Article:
Causality at Four Seasons
Certain causal relationships are obvious to anyone in the hotel business. The traditional belief was that a full-service business traveller hotel needed at least 750 rooms to generate the revenue to pay for its amenities. Sharp saw a more complex relationship between hotel size and amenity. If he could provide his guests with a higher standard of service, they would pay significantly more per room per night.
How could Sharp attain that level of service? By seeing the causal link between the way a hotel treated its employees and the way employees treated their guests.
Rather than treating its employees as disposable, Four Seasons distinguished itself, in Sharp's words, "by hiring more for attitude than experience, by establishing career paths and promotion from within, by paying as much attention to employee complaints as guest complaints…by pushing responsibility down and encouraging self-discipline, by setting performance high and holding people accountable, and most of all, adhering to our credo, generating trust."
Sharp's management has generated enough trust to establish Four Seasons as the employer of choice in the hotel industry. When the New York City location opened in 1994, more than 30,000 applicants applied for 400 jobs.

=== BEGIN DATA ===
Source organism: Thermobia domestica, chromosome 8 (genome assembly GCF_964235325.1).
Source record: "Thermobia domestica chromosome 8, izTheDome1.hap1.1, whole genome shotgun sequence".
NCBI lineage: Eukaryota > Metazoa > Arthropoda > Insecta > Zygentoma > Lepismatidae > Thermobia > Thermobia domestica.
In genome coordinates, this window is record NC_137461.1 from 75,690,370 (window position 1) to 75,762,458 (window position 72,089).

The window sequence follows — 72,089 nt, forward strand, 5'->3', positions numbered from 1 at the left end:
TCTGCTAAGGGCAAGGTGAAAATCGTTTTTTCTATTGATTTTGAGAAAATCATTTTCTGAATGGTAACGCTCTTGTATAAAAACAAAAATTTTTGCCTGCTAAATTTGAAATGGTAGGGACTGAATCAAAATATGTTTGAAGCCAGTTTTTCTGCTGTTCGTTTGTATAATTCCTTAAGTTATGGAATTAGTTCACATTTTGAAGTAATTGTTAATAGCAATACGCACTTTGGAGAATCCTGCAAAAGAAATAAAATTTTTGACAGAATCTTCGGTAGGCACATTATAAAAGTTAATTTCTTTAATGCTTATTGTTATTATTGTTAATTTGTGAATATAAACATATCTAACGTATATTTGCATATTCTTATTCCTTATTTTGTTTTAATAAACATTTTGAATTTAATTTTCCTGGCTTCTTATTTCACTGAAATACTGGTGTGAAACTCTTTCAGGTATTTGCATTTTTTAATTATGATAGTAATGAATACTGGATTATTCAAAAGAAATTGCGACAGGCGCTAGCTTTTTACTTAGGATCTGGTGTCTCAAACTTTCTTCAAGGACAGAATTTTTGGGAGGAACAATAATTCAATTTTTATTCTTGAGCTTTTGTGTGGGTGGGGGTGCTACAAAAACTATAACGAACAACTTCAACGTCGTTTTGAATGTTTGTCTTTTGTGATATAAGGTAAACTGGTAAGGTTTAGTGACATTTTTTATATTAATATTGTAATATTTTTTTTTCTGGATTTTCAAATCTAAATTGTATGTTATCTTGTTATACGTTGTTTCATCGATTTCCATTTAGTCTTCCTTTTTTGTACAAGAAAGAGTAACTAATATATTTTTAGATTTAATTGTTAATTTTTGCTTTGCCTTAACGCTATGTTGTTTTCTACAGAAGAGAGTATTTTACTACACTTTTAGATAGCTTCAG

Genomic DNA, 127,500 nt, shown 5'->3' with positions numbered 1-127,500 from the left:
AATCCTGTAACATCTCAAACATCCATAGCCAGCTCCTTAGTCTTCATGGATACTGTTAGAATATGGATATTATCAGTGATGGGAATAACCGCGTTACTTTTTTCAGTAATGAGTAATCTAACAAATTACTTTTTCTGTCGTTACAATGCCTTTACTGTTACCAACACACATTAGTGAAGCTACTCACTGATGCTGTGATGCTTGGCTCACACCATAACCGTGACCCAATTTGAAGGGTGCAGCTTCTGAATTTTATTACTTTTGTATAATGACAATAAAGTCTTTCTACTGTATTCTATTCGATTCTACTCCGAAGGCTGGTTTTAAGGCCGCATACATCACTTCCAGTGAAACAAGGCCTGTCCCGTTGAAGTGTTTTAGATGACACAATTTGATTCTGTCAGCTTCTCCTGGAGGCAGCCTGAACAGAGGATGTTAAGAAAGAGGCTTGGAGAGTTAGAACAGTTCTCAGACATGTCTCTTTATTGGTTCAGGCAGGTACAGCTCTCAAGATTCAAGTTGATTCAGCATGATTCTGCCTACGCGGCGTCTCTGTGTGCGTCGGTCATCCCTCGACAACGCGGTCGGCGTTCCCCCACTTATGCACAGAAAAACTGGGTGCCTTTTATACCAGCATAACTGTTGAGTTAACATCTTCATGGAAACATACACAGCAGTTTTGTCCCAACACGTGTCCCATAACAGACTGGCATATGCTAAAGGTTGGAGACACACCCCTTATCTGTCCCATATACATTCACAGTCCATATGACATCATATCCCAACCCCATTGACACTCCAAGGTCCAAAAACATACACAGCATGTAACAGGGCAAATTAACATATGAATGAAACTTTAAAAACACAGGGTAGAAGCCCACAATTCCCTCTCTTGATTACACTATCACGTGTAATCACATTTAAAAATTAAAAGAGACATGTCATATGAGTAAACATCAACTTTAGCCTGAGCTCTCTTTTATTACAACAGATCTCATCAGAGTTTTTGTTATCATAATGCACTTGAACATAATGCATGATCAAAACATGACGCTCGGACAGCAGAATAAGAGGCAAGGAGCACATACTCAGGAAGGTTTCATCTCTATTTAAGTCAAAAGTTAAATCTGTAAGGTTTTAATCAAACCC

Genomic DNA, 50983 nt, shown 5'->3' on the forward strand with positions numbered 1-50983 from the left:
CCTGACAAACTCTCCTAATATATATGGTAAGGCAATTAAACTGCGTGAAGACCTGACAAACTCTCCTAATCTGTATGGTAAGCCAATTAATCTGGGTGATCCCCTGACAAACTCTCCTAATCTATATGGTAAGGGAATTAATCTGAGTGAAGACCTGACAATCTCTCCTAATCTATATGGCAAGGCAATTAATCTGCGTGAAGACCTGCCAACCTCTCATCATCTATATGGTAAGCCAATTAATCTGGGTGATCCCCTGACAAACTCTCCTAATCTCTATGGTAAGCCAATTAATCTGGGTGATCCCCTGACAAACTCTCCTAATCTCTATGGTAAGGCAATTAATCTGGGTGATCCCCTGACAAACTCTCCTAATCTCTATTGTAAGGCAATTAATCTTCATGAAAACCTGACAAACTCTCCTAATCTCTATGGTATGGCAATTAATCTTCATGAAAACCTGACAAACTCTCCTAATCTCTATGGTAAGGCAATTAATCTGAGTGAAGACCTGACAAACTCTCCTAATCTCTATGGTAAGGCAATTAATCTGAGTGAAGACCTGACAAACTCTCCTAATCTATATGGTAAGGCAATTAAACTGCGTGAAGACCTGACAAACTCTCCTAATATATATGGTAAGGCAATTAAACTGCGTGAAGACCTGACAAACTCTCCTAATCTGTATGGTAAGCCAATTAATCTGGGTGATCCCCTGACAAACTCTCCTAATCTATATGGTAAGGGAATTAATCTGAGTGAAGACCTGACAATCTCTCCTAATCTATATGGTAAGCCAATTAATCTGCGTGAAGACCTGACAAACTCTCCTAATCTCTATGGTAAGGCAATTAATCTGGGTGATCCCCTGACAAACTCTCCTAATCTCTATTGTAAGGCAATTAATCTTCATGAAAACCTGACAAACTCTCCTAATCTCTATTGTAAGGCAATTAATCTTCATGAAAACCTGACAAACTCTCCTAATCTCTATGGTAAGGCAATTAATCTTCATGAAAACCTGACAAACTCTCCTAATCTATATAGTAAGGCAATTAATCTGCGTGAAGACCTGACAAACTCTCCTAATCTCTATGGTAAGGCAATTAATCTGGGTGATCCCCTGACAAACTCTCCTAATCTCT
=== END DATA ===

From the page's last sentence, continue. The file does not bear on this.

Architecture at Four Seasons
In architecting Four Seasons' competitive strategy, Sharp did not proceed sequentially. Instead of first deciding how big a hotel would be, then establishing service standards, and then setting human resources policy, he kept the chain of considerations in mind while working on individual links in the chain.
One organizing principle runs through the entire Four Seasons organization. Everyone is guided by the Golden Rule: in Sharp's words, "to deal with others—partners, customers, coworkers, everyone—as we would want them to deal with us." Every phase of hotel operations coheres around this strategy. Significantly, Four Seasons has no separate customer service department. Everyone at the Four Seasons is not just a member of the customer service department, but in charge of it.
Resolution at Four Seasons
Sharp set out to create "a reputation for service so clear in people's mind that Four Seasons' name will become an asset of far greater value than bricks and mortar." The results speak for themselves. With 73 hotels in 31 countries, and with 25 properties under development, Four Seasons is considerably larger than the next biggest luxury player. Condé Nast Traveler ranks 18 Four Seasons hotels in its global Top 100 list, more than three times the next most cited chain. A Four Seasons signifies that a city has become a global destination.
Sharp succeeded because he was willing to consider a broader set of salient features, delve into more complicated causal relationships, and architect holistically the decision facing him. His resolution produced a system of reinforcing activities, each of which fits with and strengthens the whole. In the process, he did nothing less than fashion a new way to succeed in the luxury lodging business.